What is the tone and style of "A Clean, Well-Lighted Place"?

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The tone of "A Clean, Well-Lighted Place" by American writer Ernest Hemingway is a matter-of-fact, direct tone. It is an unbiased reporting by Hemingway of this story stored in his mind, as if it was a real incident and he was relaying “Just the facts ma’am.” (With apologies to Jack Webb on the TV series Dragnet).

Hemingway is reporting, dryly and without emotion, a moment in time in a café one night. The tone is almost deadpan, as if told by a poker player with a straight face not wanting to reveal anything, especially emotion or any sense of real concern.

The style of "A Clean, Well-Lighted Place" is one of unembellished discourse. It is a factual account of what is happening in this clean café. It does not mean that this is a true account, though.

Hemingway, through the eyes of the two waiters is giving a factual account of what is happening in the moment in the cafe. Nevertheless, do the waiters really know the whole truth about this old man? Do they really know the truth of his life and what brought him to this point? Do they really understand his life with his niece? Do they know for sure what caused this old man to try and kill himself?

This unadorned style of writing makes the reader concentrate on the heart of the story. There is no flowery language to distract the reader from the harshness of this story. The harshness is the way the old man is confronting and dealing with old age – all its challenges in what can be a very cruel world.

Furthermore, this plain style mimics the austereness of this simple café on a dusty street. The austere writing also mimics the stark reality of a man in his eighties having to drink alone in some café/bar and having to stumble home somewhat after he’s imbibed too much.

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The tone of Ernest Hemingway's "A Clean, Well-Ligthed Place" is completely dispassionate.  Using his journalistic objectivity  and minimalist style, Hemingway simply reports what the waiters do and say in staccato dialogue. Nevertheless, it is apparent that the "waiter who is in a hurry breaks the rules of orderliness and adds to the chaos when he speaks

with that ommission of syntax stupid people employ when talking to drunken people or foreigners. 'No mor tonight.  Close now.'

That Hemingway disapproves of the waiter who hurries the old man is apparent in the question and description of the second waiter:

'Why didn't you let him saty and drink?' the unhurried waiter asked.

'I want to go home to bed.'

'What is an hour?'

'More to me than to him.'

'An hour is the same.'

The young, hurried waiter tells the other that he talks like an old man himself, for he can just buy a bottle and drink at home.  But the older waiter argues, "It's not the same.'  The younger waiter agrees.  For, even he knows that there is no order to this taking a bottle home.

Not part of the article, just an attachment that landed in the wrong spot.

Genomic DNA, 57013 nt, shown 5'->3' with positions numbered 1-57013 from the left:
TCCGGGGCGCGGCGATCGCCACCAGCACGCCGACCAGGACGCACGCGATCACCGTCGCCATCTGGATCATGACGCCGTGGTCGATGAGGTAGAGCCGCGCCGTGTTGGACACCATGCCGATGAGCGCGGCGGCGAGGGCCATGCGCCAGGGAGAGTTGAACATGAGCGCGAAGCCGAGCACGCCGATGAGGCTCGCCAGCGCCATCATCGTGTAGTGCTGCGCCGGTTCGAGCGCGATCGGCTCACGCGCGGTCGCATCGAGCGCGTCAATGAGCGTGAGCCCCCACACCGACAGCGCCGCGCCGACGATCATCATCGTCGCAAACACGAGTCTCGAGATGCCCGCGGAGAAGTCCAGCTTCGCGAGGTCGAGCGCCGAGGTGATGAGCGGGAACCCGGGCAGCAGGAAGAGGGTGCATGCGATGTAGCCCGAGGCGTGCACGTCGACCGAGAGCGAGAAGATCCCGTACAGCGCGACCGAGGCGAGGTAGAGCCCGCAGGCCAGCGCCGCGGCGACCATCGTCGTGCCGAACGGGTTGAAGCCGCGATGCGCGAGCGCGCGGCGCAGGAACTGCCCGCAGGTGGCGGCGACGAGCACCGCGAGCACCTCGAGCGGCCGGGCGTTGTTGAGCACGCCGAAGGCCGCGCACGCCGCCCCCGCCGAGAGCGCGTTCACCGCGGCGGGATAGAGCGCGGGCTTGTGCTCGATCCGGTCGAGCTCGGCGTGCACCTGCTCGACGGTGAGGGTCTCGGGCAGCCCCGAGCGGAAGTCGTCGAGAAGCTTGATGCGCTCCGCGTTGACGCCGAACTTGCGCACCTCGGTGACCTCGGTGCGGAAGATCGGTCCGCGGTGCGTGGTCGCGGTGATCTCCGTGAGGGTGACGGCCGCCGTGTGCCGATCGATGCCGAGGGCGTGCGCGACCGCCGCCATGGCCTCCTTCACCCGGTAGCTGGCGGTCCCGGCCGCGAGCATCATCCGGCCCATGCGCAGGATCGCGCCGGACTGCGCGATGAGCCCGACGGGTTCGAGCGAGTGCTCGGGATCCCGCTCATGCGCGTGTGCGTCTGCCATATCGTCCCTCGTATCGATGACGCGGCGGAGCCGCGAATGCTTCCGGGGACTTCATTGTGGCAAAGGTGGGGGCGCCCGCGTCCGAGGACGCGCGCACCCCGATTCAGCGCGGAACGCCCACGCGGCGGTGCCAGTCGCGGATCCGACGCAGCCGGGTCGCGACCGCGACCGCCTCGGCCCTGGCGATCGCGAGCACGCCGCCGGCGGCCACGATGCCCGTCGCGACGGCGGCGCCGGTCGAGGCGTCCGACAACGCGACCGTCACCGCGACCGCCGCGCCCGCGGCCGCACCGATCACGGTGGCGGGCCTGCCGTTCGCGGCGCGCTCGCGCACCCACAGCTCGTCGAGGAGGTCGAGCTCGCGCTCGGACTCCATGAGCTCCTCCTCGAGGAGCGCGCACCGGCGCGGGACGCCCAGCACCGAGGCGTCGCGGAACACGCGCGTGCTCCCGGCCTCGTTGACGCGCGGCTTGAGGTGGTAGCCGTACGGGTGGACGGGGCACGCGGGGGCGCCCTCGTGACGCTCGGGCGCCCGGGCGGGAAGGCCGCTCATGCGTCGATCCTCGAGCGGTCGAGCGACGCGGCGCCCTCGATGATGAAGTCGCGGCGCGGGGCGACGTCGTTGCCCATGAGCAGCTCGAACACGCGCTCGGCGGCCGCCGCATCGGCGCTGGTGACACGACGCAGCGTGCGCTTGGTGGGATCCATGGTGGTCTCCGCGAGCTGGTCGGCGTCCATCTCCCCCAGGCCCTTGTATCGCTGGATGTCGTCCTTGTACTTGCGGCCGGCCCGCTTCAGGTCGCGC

So, while the tone is dispassionate, there is yet an undertone of an existential act of order. The older waiter speaks of the ceremony of order to the younger waiter:

You do not understand.  This is a clean and pleasant cafe. It is well lighted.  The light is very good and also, now, there are shadows of the leaves.

After the young waiter goes home, the older one continues the conversation with himself: 

It was all a nothing and a man was nothing too.  It was only that and light was all it needed and a certain cleanness and order.

This orderliness is what sustains a person; a "clean, well-lighted cafe was a very different thing."

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The telling or narration of "A Clean, Well-Lighted Place" lets the reader to understand the depth of what the characters are saying. The story is mostly dialogue, and a lot of nothing or nada.  "nada nada nada" Hemingway style is referred to as the understatement which presents a tale, stripped of it's emotion and reactions; as a result the reader is jolted to recognize the power of the situation. He does not overtly judge his characters; for example, when waiter tells the old man, "You should have killed yourself last week", another style of writing would use adjectives to display the rudeness of the waiter.  Hemingway, however, just leaves the dialog and simple understated, style stand for itself: "'You should have killed yourself last week,' he said."

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Hemingway's style for this short story is called "minimalist" because it is brief and simple in every aspect of the story. The sentences are simply, clearly written, there is very little in figurative language (similes/metaphors), and the diction, the writer's choice of words, consists of words with only one or two syllables. The only description we get of the setting, the cafe, is what the title tells us, "clean" and "well-lighted". The characters aren't fully described either. Because the story is simplistic, the reader must be careful not to overlook any of the words and sentences in it because everything in the story becomes important to understanding it.

Throughout the story, we get a sense of loneliness and desperation from the older waiter who wonders if his life has ever been meaningful. He never sleeps at night, but as he's lying in bed that night, he has some hope that he's not alone in his feelings. Somehow, he feels better thinking that other people are having the same doubts and fears he does.

Go to the links below to read much more about this story.

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